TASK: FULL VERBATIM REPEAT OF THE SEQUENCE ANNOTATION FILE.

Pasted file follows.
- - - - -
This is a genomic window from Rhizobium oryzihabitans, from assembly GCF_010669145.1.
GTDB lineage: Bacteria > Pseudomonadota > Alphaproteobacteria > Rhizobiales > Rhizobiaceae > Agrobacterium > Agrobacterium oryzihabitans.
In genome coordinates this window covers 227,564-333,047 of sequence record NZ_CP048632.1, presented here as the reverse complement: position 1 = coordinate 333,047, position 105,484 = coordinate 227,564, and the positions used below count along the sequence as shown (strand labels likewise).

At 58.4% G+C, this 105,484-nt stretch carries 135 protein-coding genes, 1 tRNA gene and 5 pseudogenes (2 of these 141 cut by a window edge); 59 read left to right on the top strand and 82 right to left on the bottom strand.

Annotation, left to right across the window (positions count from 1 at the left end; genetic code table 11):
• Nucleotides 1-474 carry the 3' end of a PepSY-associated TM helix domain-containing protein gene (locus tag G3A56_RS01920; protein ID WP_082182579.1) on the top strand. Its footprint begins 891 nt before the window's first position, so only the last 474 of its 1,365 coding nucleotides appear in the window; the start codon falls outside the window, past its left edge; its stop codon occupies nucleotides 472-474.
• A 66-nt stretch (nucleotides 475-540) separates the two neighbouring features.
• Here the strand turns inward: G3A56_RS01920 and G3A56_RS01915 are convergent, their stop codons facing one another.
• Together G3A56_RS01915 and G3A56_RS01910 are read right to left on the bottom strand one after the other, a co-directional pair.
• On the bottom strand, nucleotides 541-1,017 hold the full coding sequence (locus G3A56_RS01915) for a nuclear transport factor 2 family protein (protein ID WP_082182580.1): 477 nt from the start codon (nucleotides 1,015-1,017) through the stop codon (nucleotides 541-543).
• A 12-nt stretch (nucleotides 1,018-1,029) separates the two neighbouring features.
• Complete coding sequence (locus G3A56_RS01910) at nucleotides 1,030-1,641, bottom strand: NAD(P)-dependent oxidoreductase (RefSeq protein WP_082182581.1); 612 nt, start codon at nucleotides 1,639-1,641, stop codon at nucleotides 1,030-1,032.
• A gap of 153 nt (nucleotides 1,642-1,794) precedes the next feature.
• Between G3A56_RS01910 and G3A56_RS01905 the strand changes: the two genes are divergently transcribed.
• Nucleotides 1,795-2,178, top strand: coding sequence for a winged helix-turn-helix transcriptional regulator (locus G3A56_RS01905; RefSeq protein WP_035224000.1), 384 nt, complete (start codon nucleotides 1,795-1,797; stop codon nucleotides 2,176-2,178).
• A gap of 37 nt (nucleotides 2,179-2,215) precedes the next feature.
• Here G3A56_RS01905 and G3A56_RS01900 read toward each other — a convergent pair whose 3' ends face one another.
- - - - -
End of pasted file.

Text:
This is a genomic window from Rhizobium oryzihabitans, from assembly GCF_010669145.1.
GTDB lineage: Bacteria > Pseudomonadota > Alphaproteobacteria > Rhizobiales > Rhizobiaceae > Agrobacterium > Agrobacterium oryzihabitans.
In genome coordinates this window covers 227,564-333,047 of sequence record NZ_CP048632.1, presented here as the reverse complement: position 1 = coordinate 333,047, position 105,484 = coordinate 227,564, and the positions used below count along the sequence as shown (strand labels likewise).

At 58.4% G+C, this 105,484-nt stretch carries 135 protein-coding genes, 1 tRNA gene and 5 pseudogenes (2 of these 141 cut by a window edge); 59 read left to right on the top strand and 82 right to left on the bottom strand.

Annotation, left to right across the window (positions count from 1 at the left end; genetic code table 11):
• Nucleotides 1-474 carry the 3' end of a PepSY-associated TM helix domain-containing protein gene (locus tag G3A56_RS01920; protein ID WP_082182579.1) on the top strand. Its footprint begins 891 nt before the window's first position, so only the last 474 of its 1,365 coding nucleotides appear in the window; the start codon falls outside the window, past its left edge; its stop codon occupies nucleotides 472-474.
• A 66-nt stretch (nucleotides 475-540) separates the two neighbouring features.
• Here the strand turns inward: G3A56_RS01920 and G3A56_RS01915 are convergent, their stop codons facing one another.
• Together G3A56_RS01915 and G3A56_RS01910 are read right to left on the bottom strand one after the other, a co-directional pair.
• On the bottom strand, nucleotides 541-1,017 hold the full coding sequence (locus G3A56_RS01915) for a nuclear transport factor 2 family protein (protein ID WP_082182580.1): 477 nt from the start codon (nucleotides 1,015-1,017) through the stop codon (nucleotides 541-543).
• A 12-nt stretch (nucleotides 1,018-1,029) separates the two neighbouring features.
• Complete coding sequence (locus G3A56_RS01910) at nucleotides 1,030-1,641, bottom strand: NAD(P)-dependent oxidoreductase (RefSeq protein WP_082182581.1); 612 nt, start codon at nucleotides 1,639-1,641, stop codon at nucleotides 1,030-1,032.
• A gap of 153 nt (nucleotides 1,642-1,794) precedes the next feature.
• Between G3A56_RS01910 and G3A56_RS01905 the strand changes: the two genes are divergently transcribed.
• Nucleotides 1,795-2,178, top strand: coding sequence for a winged helix-turn-helix transcriptional regulator (locus G3A56_RS01905; RefSeq protein WP_035224000.1), 384 nt, complete (start codon nucleotides 1,795-1,797; stop codon nucleotides 2,176-2,178).
• A gap of 37 nt (nucleotides 2,179-2,215) precedes the next feature.
• Here G3A56_RS01905 and G3A56_RS01900 read toward each other — a convergent pair whose 3' ends face one another.